The 4th Amendment to the Constitution protects the citizens of the USA from unlawful search and seizure. In other words, the FBI or any other law enforcement agency is barred by law from entering your home to search and/or seize evidence without your permission or a court order to do so. That right extends to personal property such as computers, laptops, tablets, and mobile phones. Thus, one might assume that Apple is only pointing to Bill of Rights and saying we don’t want to be a party to violating these rights. But that is not the case. The FBI has obtained a search and seizure warrant for the iPhone of Syed Farook, so a search of the phone is legal. Nevertheless, Apple is still resisting.
Well, let’s try an example that might illustrate Apple’s dilemma. Let’s suppose you own a building that you lease out to a third party. The business of that party is so private that part of the lease agreement stipulates that the tenant has the right to change the locks and not supply the landlord (you) with the key. One night the tenant disappears into thin air and foul play is suspected. The sheriff comes to you for the key to the building which, of course, you do not possess. A local locksmith is summoned but fails to open the lock. Now the sheriff demands that the lock manufacturer not only open the lock but give him and his deputies the tools to do so in the future. The lock manufacturer refuses on the grounds that such an act would release proprietary expertise and also potentially endanger customers who had purchased his locks in the past. In addition, there is no legal basis to compel him to do this.
Similarly, this is at the heart of the iPhone conundrum. Apple has no desire to be unhelpful, but at the same time, they wish to defend the proprietary iPhone technology that protects the privacy of their customers. All recent versions of the iPhone are programmed to delete their data if someone tries to access the phone using several incorrect passwords. In this instance, the FBI has demanded that Apple do three things: 1) disable the feature that wipes data after ten unsuccessful password attempts; 2) disable the time delay between each password attempt, and 3) create a way for the FBI to connect the iPhone to a supercomputer churning out possible passwords. Thus, the FBI is asking that custom iOS software be developed to access Farook’s iPhone 5C, and Apple is rightly concerned that creating such software could potentially be modified for use on other iPhones. The larger issue, from a legal perspective is this: If Apple complies with the FBI’s request, they will be setting a dangerous legal precedent. The Department of Justice has at least nine other iPhones they would like unlocked. Why should the FBI’s assurances of “one-time use” be met with anything other than skepticism?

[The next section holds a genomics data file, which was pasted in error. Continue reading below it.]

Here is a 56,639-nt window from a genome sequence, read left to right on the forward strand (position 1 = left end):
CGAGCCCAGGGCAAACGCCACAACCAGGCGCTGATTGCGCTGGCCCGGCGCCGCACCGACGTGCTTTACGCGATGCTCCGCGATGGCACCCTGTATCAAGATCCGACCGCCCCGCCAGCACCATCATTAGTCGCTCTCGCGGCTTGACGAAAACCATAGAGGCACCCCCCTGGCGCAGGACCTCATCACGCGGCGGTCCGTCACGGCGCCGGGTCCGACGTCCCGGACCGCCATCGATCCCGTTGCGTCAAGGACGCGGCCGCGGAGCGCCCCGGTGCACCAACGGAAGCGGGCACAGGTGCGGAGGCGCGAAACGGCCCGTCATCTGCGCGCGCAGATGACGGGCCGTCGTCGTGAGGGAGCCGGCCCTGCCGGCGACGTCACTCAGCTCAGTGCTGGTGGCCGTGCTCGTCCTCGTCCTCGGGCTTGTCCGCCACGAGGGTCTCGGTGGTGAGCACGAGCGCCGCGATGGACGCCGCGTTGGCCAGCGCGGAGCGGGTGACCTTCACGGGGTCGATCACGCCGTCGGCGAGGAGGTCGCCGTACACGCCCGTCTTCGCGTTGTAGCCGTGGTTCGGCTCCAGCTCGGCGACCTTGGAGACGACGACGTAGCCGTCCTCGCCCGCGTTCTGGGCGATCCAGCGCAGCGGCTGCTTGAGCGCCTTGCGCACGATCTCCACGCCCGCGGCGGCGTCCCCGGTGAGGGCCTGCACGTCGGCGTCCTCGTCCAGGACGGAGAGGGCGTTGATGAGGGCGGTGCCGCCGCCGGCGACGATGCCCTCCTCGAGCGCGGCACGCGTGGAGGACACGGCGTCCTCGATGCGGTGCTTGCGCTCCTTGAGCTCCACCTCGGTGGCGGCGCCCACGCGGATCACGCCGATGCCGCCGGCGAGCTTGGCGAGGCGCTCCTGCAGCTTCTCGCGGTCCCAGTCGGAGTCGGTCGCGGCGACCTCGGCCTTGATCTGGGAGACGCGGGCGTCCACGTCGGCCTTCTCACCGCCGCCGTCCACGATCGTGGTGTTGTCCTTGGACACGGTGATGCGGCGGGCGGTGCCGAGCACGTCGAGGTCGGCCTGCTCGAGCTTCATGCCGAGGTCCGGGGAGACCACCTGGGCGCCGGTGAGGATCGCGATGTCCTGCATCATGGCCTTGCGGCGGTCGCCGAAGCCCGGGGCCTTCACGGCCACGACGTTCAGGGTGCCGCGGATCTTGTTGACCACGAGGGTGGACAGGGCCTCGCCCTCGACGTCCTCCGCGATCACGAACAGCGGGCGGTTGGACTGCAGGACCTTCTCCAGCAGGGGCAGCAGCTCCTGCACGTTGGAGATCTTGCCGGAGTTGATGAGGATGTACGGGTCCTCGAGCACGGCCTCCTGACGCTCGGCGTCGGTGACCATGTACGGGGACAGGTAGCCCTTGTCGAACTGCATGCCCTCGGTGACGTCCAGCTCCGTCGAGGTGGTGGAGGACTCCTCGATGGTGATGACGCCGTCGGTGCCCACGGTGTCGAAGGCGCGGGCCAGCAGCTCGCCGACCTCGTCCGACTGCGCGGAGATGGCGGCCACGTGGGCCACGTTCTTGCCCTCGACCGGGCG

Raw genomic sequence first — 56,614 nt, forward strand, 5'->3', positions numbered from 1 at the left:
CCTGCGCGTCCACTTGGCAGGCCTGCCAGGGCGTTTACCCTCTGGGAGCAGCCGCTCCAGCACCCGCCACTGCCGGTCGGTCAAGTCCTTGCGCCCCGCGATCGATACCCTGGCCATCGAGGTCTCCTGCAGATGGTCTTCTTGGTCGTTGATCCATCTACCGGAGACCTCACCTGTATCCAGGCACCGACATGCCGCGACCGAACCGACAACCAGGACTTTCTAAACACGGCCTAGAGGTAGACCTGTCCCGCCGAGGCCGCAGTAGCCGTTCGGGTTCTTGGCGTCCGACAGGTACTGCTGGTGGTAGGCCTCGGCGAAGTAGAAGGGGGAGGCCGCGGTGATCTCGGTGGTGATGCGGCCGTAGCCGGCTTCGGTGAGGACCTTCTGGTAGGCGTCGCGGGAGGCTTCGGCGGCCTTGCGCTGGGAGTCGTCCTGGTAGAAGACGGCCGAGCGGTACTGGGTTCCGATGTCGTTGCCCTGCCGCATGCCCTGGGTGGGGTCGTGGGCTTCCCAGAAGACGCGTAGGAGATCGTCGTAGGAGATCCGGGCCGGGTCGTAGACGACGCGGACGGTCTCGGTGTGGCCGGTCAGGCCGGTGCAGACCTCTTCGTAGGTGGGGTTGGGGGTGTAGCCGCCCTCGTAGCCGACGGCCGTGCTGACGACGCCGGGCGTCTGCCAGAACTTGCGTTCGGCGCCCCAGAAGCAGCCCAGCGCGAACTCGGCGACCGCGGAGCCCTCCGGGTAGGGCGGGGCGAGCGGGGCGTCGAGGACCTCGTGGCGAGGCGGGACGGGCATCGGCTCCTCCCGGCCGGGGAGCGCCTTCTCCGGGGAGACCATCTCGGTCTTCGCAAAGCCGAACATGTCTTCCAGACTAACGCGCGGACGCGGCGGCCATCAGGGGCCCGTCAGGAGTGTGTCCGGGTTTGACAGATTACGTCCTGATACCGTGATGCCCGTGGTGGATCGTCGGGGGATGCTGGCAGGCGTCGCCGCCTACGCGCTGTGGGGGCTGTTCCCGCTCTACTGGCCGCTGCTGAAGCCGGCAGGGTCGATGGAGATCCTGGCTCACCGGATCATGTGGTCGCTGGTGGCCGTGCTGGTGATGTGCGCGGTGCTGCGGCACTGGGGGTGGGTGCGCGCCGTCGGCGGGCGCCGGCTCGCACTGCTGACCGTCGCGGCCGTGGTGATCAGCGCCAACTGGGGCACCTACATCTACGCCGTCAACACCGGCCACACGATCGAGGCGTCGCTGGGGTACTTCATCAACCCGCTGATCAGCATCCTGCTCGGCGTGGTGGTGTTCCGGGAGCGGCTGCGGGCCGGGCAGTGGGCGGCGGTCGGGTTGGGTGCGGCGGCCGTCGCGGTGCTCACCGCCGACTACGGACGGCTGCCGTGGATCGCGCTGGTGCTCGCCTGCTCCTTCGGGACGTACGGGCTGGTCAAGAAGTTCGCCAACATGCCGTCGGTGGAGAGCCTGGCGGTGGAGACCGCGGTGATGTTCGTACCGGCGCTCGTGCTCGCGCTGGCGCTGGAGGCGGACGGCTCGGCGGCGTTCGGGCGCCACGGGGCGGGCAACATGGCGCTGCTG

The All Writs Act of 1789 has been invoked to allow a federal judge to order Apple to unlock the subject phone. In a letter addressed to its customers, Apple CEO Tim Cook wrote that if Apple concedes to this demand, the “implications are chilling.” What is to stop the government from reaching into any private device you own? After Edward Snowden revealed the extent of government snooping, Apple gave the public a devise that was unassailable—as Cook says, they put the control of privacy into the customer’s hands, not Apple’s. Now the government is demanding that Apple essentially take that control back or create technology that cedes it to government authorities. And why? Because the FBI wants access to information that might be on one phone, a third phone that wasn’t even the primary phone used by Farook or his wife—those phones were destroyed along with their computer’s hard drive. If this phone indeed contained sensitive information, chances are it would have been destroyed as well.
The outcome of this particular situation may well change our rights and limit the extent of our right to privacy. At the same time, the threat of terrorism must be acknowledged. Consequently, the question is, should individual rights take precedence over national security? I would like to think that there are no bad guys on either side of this dilemma, but the lawless antics of the Obama Administration make me question the FBI’s agenda on this issue.
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